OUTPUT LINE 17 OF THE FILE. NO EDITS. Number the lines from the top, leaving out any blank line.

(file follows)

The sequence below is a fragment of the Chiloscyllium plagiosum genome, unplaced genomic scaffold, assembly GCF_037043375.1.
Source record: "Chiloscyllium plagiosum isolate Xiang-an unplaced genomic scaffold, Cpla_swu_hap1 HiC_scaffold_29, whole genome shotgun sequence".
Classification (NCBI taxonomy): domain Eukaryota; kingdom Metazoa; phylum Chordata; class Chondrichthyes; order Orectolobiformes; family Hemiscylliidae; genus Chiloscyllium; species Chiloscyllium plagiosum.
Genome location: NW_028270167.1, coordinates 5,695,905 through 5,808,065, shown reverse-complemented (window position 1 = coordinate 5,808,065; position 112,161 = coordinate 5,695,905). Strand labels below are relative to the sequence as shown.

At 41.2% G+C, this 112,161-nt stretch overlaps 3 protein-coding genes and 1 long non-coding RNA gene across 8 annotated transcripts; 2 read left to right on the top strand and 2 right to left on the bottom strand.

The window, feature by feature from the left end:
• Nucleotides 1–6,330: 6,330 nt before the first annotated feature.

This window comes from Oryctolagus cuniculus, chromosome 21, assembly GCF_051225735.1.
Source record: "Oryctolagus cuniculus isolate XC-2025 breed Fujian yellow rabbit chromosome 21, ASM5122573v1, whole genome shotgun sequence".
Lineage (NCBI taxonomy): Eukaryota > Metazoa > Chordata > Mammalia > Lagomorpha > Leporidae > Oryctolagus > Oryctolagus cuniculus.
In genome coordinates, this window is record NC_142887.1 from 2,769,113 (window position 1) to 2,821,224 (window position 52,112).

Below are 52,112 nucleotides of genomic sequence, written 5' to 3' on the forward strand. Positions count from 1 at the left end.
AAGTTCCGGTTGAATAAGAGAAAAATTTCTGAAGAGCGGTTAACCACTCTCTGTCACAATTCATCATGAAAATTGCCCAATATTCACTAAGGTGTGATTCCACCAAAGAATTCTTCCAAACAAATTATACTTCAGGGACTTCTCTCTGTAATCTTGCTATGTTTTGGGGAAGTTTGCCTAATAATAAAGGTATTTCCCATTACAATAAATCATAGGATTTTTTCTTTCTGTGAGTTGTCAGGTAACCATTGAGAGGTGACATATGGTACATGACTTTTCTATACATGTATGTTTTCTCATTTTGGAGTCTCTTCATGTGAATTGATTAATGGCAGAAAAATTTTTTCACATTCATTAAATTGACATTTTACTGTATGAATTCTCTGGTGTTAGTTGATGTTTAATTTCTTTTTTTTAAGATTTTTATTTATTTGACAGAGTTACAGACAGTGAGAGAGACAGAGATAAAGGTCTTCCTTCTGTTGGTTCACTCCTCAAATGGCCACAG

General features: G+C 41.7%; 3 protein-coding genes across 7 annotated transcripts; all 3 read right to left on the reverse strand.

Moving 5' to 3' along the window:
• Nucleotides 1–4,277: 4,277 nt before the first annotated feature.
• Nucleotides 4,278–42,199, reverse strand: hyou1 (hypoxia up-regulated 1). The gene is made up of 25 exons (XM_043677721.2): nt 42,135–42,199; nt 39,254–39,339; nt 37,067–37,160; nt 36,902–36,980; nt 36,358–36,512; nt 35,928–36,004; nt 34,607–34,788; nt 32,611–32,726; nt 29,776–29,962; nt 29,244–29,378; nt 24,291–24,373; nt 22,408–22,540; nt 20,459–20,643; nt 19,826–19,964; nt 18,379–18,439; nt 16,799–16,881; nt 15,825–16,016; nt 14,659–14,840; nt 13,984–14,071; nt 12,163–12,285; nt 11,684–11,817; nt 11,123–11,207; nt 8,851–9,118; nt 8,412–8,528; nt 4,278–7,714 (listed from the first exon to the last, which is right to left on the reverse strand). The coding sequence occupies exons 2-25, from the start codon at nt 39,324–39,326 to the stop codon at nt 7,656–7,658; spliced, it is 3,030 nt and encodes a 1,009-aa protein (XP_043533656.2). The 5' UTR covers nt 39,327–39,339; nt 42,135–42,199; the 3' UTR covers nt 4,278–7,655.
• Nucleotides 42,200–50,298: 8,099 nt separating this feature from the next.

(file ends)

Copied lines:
• Nucleotides 4,278–42,199, reverse strand: hyou1 (hypoxia up-regulated 1). The gene is made up of 25 exons (XM_043677721.2): nt 42,135–42,199; nt 39,254–39,339; nt 37,067–37,160; nt 36,902–36,980; nt 36,358–36,512; nt 35,928–36,004; nt 34,607–34,788; nt 32,611–32,726; nt 29,776–29,962; nt 29,244–29,378; nt 24,291–24,373; nt 22,408–22,540; nt 20,459–20,643; nt 19,826–19,964; nt 18,379–18,439; nt 16,799–16,881; nt 15,825–16,016; nt 14,659–14,840; nt 13,984–14,071; nt 12,163–12,285; nt 11,684–11,817; nt 11,123–11,207; nt 8,851–9,118; nt 8,412–8,528; nt 4,278–7,714 (listed from the first exon to the last, which is right to left on the reverse strand). The coding sequence occupies exons 2-25, from the start codon at nt 39,324–39,326 to the stop codon at nt 7,656–7,658; spliced, it is 3,030 nt and encodes a 1,009-aa protein (XP_043533656.2). The 5' UTR covers nt 39,327–39,339; nt 42,135–42,199; the 3' UTR covers nt 4,278–7,655.